A Musical Note: Sniff and the Tears – Driver’s Seat

Sniff ‘n’ the Tears is a British rock band best known for their 1978 song “Driver’s Seat”, and for those of discerning eye, the amazing photo-realistic art on the covers of some of their albums.   

Image: itshouldhavebeenahit.blogspot.com

(From Wikipedia) The genesis of the song dates back to 1973 and a demo tape recorded for a French record label by singer/guitarist Paul Roberts for the band Ashes of Moon. However, that band broke up and, at the suggestion of drummer Luigi Salvoni, Roberts reformed it as Sniff ‘n’ the Tears with guitarists Laurence “Loz” Netto and Mick Dyche and bassist Nick South. They shopped the demo tape and signed with the small Chiswick label in 1977. One of the key decisions made during the recording of “Driver’s Seat” was to start the song with Roberts’ acoustic guitar and drums and gradually fade in other instruments.

According to Paul Roberts, “Driver’s Seat” isn’t about driving, but rather “fragmented, conflicting thoughts and emotions that might follow the break-up of a relationship”.

As always, TURN IT UP!

I offer, Driver’s Seat by Sniff and the Tears:

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7 responses to “A Musical Note: Sniff and the Tears – Driver’s Seat

  1. Doing alright
    A little jiving on a Saturday night
    And come what may
    Gonna dance the day away

    Jenny was sweet
    Show a smile for the people she needs
    I’m trouble, let’s drive,
    I don’t know the way you came alive

    News is blue (the news is blue)
    Has its own way to get to you
    What can I do (what can I do)
    When I remember my time with you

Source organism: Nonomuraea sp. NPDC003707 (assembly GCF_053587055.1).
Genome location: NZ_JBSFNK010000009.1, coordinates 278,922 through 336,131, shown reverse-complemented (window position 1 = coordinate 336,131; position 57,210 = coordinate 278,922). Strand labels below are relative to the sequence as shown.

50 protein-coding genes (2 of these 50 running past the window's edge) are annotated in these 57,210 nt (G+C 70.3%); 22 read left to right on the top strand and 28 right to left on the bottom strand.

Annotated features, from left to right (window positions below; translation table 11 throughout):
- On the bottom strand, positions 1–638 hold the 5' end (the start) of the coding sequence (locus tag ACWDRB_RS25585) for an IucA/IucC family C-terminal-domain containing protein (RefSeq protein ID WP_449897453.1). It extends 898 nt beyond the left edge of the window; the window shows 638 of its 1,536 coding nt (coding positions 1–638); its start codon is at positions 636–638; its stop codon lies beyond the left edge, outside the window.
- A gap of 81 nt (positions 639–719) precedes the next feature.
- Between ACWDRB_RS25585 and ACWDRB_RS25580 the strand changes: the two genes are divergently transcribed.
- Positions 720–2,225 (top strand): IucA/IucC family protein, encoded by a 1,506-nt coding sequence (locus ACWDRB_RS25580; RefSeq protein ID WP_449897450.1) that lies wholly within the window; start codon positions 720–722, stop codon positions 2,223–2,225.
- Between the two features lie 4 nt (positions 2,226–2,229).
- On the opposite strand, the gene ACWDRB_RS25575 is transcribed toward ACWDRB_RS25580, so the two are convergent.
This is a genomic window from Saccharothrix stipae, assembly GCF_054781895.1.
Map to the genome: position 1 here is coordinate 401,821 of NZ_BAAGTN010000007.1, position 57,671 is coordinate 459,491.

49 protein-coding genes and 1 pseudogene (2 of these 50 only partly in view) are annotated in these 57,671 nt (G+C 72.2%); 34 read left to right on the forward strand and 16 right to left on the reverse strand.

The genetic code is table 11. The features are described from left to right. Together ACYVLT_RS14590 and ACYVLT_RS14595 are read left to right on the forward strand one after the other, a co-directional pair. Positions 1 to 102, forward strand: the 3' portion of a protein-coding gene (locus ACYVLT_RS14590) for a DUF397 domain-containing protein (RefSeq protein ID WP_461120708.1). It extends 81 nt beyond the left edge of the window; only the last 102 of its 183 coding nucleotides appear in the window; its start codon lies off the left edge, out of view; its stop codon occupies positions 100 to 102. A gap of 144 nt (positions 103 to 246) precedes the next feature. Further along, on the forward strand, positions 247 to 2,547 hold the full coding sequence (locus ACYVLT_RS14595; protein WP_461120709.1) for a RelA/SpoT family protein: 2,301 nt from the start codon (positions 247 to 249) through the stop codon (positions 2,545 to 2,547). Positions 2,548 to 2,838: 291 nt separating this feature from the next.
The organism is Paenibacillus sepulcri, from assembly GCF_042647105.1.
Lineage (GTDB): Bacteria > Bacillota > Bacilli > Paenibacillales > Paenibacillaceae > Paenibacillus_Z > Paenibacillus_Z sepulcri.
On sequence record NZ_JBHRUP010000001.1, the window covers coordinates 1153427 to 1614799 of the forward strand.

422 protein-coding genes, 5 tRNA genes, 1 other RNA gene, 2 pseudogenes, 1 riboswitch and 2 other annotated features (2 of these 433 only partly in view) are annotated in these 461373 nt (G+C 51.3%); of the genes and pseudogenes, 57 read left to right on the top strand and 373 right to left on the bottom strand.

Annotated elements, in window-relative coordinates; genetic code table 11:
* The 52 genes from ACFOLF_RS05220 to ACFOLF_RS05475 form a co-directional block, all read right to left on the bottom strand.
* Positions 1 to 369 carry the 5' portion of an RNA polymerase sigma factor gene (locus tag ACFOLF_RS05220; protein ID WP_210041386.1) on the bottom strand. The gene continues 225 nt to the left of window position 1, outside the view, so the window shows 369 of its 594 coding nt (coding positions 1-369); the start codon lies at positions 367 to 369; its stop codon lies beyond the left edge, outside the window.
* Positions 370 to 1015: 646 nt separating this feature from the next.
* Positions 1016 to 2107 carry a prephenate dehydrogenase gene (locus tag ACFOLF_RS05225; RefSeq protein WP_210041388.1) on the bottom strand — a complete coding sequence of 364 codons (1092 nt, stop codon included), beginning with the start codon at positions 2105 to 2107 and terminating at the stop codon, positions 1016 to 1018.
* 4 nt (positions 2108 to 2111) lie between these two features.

Pick up your feet
    Got to move to the trick of the beat
    There is no lead
    Just take your place in the driver’s seat

    Driver’s seat, oohoo, driver’s seat, yeah

    Doing alright
    A little jiving on a Saturday night
    And come what may
    Gonna dance the day away

    Driver’s seat, oohoo, driver’s seat, yeah

    Jenny was sweet
    There is no lead
    Pick up your feet, pick up, pick up
    Pick up your feet, gonna dance the day away

    Driver’s seat, oohoo, driver’s seat, yeah
    Driver’s seat, oohoo, driver’s seat, yeah
    Driver’s seat…

  2. This is the first time a song didn’t ‘ring through’ to me. Maybe because I’m too concerned about getting in the ‘driver’s seat’. Anyway, don’t want to complain, because I appreciate too much what you’re doing here. All the best and thank you for the post.

  3. It actually had some success here in SA 🙂
    Still gets radio time on our local station’s Solid Gold Sunday.

  4. OK. I had to come back to it, and just re-listened, (it’s like rewriting!!) with the lyrics in front of me, so I’m more than OK with it now.
    Really brilliant orchestration and arrangement. It is interesting that there are so many smaller bands who don’t quite make it good time, but which are brilliant like this one. Thank you for making me aware of them, Rik Scott. Maybe first time, round I just couldn’t absorb it all, but I did manage to give a good listen just now, and I was rewarded for it.

  5. That’s just my habit. If there is something I generally return to it, as I have tried with hatch, to see whether or not a better (two-way) interpretation is possible. There was intricate exchanges of themes in this work of a real professional caliber, which I missed the first time because all my energies were directed to trying to understand the lyrics. That’s a bit how it goes with people sometimes, I find.
    P.S. Hatch has still not forgotten about my remark that she was a ‘phony bitch’ – she has posted a full criticism on one of today’s posts. Not fully accurate I feel, and I’m wondering whether to give up, but then I know she will visit here, and I’ll still be open to her comments. (whether direct or indirect)

  6. If there is something I don’t like, I generally ….etc.
    This is what I call re-writing. It’s not ‘finding the best’, but in what I look at as the most important, but finding the best in me. Occasionally, as in this song there’s a correspondence.

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